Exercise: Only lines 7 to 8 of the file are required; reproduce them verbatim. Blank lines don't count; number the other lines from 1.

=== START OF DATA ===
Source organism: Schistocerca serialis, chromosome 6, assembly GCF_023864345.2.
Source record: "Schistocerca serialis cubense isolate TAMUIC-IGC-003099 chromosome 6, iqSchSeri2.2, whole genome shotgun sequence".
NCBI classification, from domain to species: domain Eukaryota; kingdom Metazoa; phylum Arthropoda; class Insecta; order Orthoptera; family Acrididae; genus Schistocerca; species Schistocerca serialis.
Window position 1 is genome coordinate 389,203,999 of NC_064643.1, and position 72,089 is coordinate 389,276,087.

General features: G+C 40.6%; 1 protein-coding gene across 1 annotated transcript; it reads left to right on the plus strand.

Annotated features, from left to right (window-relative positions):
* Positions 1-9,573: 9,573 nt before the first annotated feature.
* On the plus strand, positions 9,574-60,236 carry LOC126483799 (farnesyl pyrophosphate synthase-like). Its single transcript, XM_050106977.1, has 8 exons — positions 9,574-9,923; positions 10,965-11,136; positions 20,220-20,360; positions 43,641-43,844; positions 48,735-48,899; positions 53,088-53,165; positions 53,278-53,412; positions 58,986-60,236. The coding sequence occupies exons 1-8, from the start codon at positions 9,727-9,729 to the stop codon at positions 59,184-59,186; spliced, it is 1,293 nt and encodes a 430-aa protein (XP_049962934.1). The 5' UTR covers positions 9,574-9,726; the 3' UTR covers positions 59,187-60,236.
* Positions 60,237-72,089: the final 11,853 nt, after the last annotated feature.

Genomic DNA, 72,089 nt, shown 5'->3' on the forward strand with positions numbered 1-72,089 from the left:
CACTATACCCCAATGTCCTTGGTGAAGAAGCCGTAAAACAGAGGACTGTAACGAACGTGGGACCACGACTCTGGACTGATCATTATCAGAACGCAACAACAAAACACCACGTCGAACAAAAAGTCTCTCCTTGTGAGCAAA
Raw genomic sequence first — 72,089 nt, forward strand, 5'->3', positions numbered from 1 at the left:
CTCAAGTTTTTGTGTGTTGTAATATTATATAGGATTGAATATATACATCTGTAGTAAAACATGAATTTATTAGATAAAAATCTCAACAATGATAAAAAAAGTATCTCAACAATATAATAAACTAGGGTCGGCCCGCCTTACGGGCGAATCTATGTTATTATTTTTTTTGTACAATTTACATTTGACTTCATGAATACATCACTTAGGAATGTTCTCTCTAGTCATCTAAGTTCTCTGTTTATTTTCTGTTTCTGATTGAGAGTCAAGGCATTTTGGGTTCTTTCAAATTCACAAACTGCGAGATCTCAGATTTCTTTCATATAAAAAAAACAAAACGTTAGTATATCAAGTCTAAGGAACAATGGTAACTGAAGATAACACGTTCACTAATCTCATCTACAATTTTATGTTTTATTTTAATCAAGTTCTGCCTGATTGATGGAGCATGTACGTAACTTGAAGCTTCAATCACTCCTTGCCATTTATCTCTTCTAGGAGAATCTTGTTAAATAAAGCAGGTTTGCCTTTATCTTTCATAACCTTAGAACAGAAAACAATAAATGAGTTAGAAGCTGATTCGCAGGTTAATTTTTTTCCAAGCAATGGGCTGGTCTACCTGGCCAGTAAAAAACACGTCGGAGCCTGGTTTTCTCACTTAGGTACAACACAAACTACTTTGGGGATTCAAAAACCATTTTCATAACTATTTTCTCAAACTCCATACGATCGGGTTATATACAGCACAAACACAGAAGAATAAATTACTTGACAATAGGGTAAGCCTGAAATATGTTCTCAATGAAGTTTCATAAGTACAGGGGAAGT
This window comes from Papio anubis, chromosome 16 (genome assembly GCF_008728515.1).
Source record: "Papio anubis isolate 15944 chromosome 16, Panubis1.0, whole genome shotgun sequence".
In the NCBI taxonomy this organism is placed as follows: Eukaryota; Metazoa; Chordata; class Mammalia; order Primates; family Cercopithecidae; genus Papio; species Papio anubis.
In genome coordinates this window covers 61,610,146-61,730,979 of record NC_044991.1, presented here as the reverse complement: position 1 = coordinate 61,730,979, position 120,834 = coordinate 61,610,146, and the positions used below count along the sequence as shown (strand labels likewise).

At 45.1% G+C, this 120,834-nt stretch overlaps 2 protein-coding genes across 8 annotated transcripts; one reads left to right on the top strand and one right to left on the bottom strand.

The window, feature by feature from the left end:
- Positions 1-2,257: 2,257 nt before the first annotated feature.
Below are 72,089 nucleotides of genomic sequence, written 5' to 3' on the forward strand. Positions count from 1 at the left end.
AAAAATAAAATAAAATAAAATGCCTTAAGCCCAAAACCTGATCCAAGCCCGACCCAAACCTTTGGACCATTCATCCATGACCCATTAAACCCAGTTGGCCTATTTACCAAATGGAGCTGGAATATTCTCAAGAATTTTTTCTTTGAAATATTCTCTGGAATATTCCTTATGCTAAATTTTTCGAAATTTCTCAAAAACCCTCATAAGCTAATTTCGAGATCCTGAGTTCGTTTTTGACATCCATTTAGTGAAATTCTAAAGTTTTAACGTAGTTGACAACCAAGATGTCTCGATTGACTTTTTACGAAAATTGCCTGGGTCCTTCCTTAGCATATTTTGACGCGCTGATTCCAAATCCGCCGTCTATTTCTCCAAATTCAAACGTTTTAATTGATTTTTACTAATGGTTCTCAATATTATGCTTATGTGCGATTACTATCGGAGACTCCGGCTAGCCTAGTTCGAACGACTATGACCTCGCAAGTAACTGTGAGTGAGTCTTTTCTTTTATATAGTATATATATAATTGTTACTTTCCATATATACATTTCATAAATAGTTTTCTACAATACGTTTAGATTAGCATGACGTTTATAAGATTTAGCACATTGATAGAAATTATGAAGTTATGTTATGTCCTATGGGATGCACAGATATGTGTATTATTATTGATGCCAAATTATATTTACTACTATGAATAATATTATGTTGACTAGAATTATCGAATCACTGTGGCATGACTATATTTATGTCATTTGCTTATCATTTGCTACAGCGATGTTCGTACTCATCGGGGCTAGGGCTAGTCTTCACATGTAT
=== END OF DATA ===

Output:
* Positions 1-9,573: 9,573 nt before the first annotated feature.
* On the plus strand, positions 9,574-60,236 carry LOC126483799 (farnesyl pyrophosphate synthase-like). Its single transcript, XM_050106977.1, has 8 exons — positions 9,574-9,923; positions 10,965-11,136; positions 20,220-20,360; positions 43,641-43,844; positions 48,735-48,899; positions 53,088-53,165; positions 53,278-53,412; positions 58,986-60,236. The coding sequence occupies exons 1-8, from the start codon at positions 9,727-9,729 to the stop codon at positions 59,184-59,186; spliced, it is 1,293 nt and encodes a 430-aa protein (XP_049962934.1). The 5' UTR covers positions 9,574-9,726; the 3' UTR covers positions 59,187-60,236.